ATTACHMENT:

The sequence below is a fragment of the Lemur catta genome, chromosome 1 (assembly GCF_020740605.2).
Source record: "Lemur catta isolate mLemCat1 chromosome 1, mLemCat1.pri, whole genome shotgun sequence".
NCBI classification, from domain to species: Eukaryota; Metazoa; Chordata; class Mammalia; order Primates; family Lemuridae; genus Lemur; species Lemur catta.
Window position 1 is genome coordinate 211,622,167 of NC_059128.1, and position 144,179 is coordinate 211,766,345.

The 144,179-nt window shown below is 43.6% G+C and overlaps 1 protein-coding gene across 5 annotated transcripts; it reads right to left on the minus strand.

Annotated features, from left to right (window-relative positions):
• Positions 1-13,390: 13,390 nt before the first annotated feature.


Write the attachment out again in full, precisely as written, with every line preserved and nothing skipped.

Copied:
The sequence below is a fragment of the Lemur catta genome, chromosome 1 (assembly GCF_020740605.2).
Source record: "Lemur catta isolate mLemCat1 chromosome 1, mLemCat1.pri, whole genome shotgun sequence".
NCBI classification, from domain to species: Eukaryota; Metazoa; Chordata; class Mammalia; order Primates; family Lemuridae; genus Lemur; species Lemur catta.
Window position 1 is genome coordinate 211,622,167 of NC_059128.1, and position 144,179 is coordinate 211,766,345.

The 144,179-nt window shown below is 43.6% G+C and overlaps 1 protein-coding gene across 5 annotated transcripts; it reads right to left on the minus strand.

Annotated features, from left to right (window-relative positions):
• Positions 1-13,390: 13,390 nt before the first annotated feature.